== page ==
The SAT is changing...
This was huge.
Since about 10% of US college applicants apply to the UC schools each year, the College Board took the threat of losing that many students (*cough* that much money *cough*) very seriously. They promised to create a better test, one that would be less coach-able and provide more meaningful insights into a college applicant's portfolio. No need to get rid of the SAT, UC. You have forced our hand and we will work very hard to create a brand new test.
Big promises of sweeping changes were soon followed by a collective, "Seriously? Is that it?" All they did was take the SAT II Writing Test, which was an hour long and consisted of an essay and multiple-choice grammar questions, and duct taped it to the old test. Sure, they got rid of some of the more blatantly unfair questions such as analogies and quantitative comparisons (students struggled with the format of these as much as they did the actual content), but the test didn't change all that much. School noticed; that's why, even today, most don't care too much about the Writing section, even ten years later.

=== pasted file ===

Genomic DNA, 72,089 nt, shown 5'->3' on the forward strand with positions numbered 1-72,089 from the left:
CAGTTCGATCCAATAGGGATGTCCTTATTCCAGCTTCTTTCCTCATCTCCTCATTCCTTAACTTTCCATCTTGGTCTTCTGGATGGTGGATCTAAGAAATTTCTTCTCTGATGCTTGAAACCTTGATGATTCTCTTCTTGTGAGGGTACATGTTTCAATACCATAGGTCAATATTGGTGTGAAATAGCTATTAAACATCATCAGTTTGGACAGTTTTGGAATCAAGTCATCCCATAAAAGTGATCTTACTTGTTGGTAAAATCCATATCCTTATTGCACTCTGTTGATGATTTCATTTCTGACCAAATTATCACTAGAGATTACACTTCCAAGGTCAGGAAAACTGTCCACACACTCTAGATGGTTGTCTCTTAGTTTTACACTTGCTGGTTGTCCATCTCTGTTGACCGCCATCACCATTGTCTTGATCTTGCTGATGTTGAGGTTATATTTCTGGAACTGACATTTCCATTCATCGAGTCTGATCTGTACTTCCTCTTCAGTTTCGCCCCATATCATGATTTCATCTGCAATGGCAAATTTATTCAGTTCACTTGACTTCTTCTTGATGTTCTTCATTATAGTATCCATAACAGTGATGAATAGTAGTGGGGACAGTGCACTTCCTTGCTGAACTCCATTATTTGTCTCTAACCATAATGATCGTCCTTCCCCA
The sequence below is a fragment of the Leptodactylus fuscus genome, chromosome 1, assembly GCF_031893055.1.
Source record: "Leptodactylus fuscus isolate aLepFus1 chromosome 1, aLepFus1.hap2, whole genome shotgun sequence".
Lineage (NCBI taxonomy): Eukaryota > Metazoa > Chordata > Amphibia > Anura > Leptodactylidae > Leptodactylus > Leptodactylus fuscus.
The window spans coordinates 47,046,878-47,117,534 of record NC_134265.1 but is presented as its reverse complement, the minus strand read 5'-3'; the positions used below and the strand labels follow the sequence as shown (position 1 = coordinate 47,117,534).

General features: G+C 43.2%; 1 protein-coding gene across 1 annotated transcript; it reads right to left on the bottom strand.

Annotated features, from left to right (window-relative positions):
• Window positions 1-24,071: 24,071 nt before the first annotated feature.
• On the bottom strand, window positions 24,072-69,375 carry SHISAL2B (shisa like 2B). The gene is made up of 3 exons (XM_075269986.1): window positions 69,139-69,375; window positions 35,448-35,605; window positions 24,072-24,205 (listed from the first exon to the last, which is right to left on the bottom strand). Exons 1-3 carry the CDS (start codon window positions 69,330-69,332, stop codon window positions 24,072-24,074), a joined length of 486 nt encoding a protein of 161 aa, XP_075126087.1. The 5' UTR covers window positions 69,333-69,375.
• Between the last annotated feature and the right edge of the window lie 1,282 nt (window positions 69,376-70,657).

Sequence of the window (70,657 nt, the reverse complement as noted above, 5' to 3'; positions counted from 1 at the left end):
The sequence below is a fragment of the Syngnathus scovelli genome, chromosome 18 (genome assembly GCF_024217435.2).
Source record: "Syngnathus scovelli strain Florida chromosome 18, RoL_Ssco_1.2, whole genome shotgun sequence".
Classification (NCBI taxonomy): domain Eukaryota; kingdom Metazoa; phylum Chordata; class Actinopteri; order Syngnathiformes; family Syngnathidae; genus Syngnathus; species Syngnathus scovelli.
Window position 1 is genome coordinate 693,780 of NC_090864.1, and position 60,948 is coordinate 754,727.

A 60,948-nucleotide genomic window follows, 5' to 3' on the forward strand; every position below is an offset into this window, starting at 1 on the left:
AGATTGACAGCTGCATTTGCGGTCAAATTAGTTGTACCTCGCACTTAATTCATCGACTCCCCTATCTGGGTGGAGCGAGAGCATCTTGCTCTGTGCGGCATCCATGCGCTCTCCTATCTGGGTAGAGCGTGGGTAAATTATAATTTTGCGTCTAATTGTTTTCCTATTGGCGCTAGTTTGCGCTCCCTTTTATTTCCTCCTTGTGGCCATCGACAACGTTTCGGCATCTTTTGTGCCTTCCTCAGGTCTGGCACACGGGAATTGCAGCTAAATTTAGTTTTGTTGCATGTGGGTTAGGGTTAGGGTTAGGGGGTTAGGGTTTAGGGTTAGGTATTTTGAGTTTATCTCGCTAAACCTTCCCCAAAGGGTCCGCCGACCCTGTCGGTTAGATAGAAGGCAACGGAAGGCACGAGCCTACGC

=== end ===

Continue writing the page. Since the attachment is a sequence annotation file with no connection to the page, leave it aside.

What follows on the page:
Fast forward to today. The SAT is feeling pressure from another direction. 2014 was the first year in which more students took the ACT than took the SAT. Is the ACT a better test? Who the heck knows? (Full disclosure: I kinda hate the ACT. Too many questions, not enough time.)
But anyway, the threat of the ACT has forced the College Board to revise the SAT again. Now they're switching back to just Math and Verbal scores (though the Essay and some grammar questions are going to stick around). And they're promising big changes again. They're including more questions that stress critical thinking and 21st century skills, whatever that means. They're also promising to eliminate questions that focus on rote memorization (e.g., Sentence Completions) and focus on those that test critical thinking skills. You can read more about the specifics here.
Needless to say, a lot of students and parents are freaking out. How do you prepare for a test that no one has seen? In perhaps an effort to address, this, The College Board swears the new test will NOT be something you can prepare for and that it will assess skills that take years to develop. Short-term prep will no longer be a factor.
Right. Why, then, has the College Board partnered with Khan Academy to provide free SAT lessons? Is it a placebo?
Here's the deal: the College Board has known about the issues everyone has with the SAT for years, and has a history of only ever taking action to change the test when someone or something threatens its income statement. The "big changes" tend to be much less significant than they're made out to be, and the soul of the test will remain.
So, relax. We have read the 211 page press release (so you don't have to). When the time comes, we'll help you get ready for the "new" test.
And if you're a sophomore or junior right now, just take the current test. Better the devil you know.